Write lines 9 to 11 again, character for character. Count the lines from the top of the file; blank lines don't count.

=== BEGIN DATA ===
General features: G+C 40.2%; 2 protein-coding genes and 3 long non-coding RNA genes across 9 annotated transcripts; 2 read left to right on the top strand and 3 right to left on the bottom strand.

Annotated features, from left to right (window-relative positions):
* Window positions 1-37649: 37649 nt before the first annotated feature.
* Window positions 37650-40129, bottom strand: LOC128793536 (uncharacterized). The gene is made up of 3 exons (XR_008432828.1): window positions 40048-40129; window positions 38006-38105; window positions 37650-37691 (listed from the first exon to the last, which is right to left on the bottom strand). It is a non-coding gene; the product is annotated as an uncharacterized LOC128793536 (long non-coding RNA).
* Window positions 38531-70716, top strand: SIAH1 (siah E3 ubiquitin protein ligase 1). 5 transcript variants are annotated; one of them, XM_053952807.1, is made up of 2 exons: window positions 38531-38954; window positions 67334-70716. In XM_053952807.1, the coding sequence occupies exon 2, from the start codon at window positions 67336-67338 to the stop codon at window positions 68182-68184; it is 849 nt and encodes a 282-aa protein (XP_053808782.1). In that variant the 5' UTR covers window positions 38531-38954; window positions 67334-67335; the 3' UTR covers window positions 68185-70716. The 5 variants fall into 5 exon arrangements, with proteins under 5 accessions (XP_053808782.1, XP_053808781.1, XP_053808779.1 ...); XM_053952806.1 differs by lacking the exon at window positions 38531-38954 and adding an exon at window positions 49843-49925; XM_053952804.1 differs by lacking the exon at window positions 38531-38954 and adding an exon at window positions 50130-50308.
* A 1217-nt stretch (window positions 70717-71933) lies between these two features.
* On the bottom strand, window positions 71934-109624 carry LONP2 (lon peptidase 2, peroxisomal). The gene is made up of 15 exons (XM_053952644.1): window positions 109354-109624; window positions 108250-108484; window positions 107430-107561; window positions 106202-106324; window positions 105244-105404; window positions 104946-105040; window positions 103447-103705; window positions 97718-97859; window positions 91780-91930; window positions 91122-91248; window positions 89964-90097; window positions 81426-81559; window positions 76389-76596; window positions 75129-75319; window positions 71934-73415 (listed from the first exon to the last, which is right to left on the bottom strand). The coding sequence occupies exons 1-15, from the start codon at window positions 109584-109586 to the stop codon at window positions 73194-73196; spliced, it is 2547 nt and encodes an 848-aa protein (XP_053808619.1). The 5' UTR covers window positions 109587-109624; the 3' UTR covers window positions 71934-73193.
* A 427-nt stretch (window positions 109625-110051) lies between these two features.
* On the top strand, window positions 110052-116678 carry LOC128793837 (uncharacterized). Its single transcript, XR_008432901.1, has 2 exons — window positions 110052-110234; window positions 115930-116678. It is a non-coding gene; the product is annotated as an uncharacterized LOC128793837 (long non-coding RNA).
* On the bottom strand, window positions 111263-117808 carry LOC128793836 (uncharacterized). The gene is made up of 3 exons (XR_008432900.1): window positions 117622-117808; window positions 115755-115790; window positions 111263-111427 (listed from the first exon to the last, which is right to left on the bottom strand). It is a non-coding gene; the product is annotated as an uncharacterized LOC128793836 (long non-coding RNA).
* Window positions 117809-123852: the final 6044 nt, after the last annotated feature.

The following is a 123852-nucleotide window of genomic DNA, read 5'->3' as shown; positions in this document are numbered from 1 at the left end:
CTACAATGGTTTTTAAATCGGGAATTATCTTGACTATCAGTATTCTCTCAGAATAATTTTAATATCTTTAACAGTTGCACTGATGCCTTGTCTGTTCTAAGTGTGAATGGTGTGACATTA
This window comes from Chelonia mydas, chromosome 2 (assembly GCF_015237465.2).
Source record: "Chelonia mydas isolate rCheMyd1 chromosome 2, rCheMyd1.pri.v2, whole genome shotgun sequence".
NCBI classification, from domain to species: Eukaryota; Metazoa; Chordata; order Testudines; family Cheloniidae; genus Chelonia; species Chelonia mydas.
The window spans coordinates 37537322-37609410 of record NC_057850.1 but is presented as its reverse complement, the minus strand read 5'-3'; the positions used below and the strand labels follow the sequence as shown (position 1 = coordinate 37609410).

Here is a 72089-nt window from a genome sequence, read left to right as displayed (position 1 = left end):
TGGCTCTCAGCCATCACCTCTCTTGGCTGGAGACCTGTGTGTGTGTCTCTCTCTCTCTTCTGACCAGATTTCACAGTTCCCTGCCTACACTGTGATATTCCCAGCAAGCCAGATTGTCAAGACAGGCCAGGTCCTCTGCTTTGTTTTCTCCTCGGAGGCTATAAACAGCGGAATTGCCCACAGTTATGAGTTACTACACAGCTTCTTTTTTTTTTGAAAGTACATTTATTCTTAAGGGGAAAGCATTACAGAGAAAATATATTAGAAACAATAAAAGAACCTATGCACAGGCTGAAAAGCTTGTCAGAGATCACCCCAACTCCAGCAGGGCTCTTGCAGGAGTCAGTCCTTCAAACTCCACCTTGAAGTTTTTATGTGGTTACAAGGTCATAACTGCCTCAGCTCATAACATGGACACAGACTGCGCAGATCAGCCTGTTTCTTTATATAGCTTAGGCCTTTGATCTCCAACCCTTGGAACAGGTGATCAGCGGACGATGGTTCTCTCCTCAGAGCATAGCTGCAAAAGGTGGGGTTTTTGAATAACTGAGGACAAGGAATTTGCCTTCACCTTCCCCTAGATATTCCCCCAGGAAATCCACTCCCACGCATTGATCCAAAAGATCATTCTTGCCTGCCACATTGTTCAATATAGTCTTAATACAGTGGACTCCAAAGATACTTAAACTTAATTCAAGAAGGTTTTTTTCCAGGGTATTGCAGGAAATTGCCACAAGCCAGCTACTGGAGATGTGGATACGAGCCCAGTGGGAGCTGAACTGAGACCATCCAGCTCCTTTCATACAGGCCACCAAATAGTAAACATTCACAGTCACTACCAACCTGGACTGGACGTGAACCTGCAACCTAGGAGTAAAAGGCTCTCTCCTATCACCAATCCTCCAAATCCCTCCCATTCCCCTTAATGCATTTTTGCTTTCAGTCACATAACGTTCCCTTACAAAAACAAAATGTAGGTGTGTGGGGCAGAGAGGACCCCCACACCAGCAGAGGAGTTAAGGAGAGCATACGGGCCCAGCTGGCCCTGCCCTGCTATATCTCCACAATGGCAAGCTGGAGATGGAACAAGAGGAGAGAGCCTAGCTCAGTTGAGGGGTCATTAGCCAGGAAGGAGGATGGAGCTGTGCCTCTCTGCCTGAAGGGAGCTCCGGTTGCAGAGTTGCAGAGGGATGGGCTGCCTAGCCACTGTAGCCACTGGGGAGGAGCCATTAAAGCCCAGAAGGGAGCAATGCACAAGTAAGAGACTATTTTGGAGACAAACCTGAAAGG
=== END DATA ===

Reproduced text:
* On the top strand, window positions 110052-116678 carry LOC128793837 (uncharacterized). Its single transcript, XR_008432901.1, has 2 exons — window positions 110052-110234; window positions 115930-116678. It is a non-coding gene; the product is annotated as an uncharacterized LOC128793837 (long non-coding RNA).
* On the bottom strand, window positions 111263-117808 carry LOC128793836 (uncharacterized). The gene is made up of 3 exons (XR_008432900.1): window positions 117622-117808; window positions 115755-115790; window positions 111263-111427 (listed from the first exon to the last, which is right to left on the bottom strand). It is a non-coding gene; the product is annotated as an uncharacterized LOC128793836 (long non-coding RNA).
* Window positions 117809-123852: the final 6044 nt, after the last annotated feature.